Entrapment of guest molecules possible t Boc-L-phenylanaline surface traps guest molecules (Bengal Rose) (p-nitrobenzoic acid) http://www.uni-ulm.de/nawi/nawi-anorg2/forschungsgebiete/dendrizymes.html Sterically bulky H-bonded shell makes entrapment permanent Synthesis Dykes G.M. "Dendrimers: a review of their appeal and
applications." J Chem Technol Biotechnol. 76. pp903-918. (2001) Dykes G.M. "Dendrimers: a review of their appeal and
applications." J Chem Technol Biotechnol. 76. pp903-918. (2001) Hierarchical synthesis
Exponential growth Starburst Limit Eventually the dendrimer must stop growing Dendritic structure causes a
site isolation effect The steric and electronic environment surrounding the catalyst site results in
enantioselective catalysis Cooperation between two neighbouring sites on the surface of the dendrimer

Enhanced enantioselective activity through steric isolation inside the dendrimer

Improved solubility and recovery in solutions The Dendritic Effect Different: Similar: Dendron Immobilisation Catalyst Group Location Molecular Structure A third generation dendrimer schematic Core Internal Cavities periphery . is the number of active sites available

. can cause shape changes

comparison to linear polymers Multiplicity Divergent Convergent Growth starts at what will become the periphery of the dendrimer and proceeds inwards Growth starts at the core and proceeds radially outward toward the dendrimer periphery Figure from: http://www.rsc.org/ebooks/archive/free/BK9780854048526/BK9780854048526-00001.pdf Construction 1. Coupling of monomer to reactive core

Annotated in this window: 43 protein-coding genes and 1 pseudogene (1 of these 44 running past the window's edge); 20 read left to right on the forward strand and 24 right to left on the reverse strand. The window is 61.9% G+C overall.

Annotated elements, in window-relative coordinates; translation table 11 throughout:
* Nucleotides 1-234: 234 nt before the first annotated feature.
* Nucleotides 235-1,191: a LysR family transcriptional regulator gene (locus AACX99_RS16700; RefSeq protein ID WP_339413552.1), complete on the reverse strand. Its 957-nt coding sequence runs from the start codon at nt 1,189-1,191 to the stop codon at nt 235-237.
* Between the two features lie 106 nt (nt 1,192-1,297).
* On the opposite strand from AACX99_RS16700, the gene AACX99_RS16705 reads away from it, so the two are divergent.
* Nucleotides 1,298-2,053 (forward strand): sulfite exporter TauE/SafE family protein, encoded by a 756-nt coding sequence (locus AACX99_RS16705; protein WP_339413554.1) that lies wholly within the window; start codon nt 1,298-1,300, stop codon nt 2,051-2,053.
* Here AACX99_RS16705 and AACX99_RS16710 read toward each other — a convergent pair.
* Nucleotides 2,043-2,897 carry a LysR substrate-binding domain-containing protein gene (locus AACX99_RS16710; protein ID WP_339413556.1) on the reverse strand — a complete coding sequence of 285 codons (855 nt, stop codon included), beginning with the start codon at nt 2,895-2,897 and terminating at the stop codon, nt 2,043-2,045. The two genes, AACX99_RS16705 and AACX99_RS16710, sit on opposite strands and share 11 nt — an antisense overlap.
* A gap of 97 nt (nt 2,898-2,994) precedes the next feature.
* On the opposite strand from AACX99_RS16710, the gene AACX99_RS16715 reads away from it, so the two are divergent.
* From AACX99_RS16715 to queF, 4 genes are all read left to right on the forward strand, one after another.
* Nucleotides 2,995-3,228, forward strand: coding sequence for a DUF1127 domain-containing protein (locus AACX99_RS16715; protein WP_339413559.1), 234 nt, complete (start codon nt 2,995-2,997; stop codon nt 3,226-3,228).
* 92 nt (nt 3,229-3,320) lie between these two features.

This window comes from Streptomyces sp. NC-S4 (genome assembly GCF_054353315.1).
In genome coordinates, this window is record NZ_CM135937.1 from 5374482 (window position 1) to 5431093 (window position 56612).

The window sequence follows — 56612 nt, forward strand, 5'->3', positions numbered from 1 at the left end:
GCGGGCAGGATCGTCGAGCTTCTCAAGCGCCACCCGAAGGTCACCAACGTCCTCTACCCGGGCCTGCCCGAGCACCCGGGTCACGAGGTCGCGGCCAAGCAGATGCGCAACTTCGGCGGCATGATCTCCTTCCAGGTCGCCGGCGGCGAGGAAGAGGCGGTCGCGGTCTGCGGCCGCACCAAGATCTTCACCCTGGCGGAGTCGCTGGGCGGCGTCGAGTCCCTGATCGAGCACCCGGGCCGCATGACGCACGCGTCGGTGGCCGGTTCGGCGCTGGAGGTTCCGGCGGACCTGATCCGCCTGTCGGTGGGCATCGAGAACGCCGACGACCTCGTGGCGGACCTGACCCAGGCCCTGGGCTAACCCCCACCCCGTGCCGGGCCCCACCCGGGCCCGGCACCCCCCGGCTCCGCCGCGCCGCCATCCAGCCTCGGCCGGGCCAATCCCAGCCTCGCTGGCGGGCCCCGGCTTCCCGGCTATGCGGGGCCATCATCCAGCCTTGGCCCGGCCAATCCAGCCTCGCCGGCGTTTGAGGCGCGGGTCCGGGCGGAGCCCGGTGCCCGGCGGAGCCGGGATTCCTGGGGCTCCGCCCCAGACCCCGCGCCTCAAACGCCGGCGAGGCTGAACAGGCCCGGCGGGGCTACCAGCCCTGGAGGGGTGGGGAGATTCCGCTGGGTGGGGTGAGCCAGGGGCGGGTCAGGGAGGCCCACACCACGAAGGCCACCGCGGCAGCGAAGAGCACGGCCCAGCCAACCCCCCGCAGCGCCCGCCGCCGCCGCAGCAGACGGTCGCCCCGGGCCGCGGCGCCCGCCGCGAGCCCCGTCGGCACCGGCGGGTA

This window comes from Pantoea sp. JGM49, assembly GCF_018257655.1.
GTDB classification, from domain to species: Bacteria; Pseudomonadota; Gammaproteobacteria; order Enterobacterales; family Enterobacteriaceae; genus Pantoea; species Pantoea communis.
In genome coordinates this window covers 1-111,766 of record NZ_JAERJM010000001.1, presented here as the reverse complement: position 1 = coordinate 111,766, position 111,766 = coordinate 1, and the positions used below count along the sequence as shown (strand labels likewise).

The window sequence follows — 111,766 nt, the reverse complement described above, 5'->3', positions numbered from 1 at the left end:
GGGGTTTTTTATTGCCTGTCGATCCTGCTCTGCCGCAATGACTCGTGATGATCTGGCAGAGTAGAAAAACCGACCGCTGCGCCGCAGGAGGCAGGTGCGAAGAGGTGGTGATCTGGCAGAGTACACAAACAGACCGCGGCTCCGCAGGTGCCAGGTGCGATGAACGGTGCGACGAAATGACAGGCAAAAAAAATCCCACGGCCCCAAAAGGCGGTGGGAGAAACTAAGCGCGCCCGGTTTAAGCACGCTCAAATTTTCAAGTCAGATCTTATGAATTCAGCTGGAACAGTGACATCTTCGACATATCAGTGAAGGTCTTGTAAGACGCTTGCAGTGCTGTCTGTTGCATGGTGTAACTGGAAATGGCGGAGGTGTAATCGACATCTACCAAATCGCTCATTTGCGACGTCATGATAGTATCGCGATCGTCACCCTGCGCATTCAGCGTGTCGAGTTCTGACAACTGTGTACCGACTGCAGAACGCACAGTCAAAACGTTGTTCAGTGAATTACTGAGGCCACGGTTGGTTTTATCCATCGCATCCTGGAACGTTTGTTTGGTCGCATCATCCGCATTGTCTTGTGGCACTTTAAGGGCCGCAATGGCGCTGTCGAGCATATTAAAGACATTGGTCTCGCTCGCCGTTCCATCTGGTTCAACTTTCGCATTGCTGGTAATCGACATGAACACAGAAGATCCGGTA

2. Activation of monomer end-group to create a reactive surface 1. Works inwards by linking surface units together with more monomers done by one to one coupling

2. Ends at the core, where dendritic segments are joined together. Construction Intermolecular interactions Comparison to linear polymers "Dendron is greek for tree!" Active Site starting at the periphery steric hindrance prevents further generations catalyst site Remember: Enantiomers have the same molecular formula but different bond orientation in space polymer support Highly symmetric dendrimer molecules

Large variety of dendrimers synthesizeable

Successful for the production of large quantities of dendrimers large dendrimers experience incomplete growth steps and side reactions

Virtually impossible to isolate pure from their side products Advantages Disadvantages Disadvantages Advantages Ability to synthesize asymmetric dendrimers, or dendrimers having mixed structural elements

Fewer simultaneous reactions required

Minimal number of reactive sites during proliferation allows faster reaction rates and yields

Easier separation of reactants from the product Low overall yields due to fewer active sites Potential nanoscale impeller photo-isomerizable azobenzene Zinc, De Cola, Vogtle et al. "Photoisomerization of Azobenzene Derivatives in Nanostructured Silica". J. Phys. Chem. B 110, pp24390-24398 (2006) Find this presentation: http://prezi.com/aypsewcr4h1c/dendrimers-highly-branched-macromolecules/ Or go to prezi.com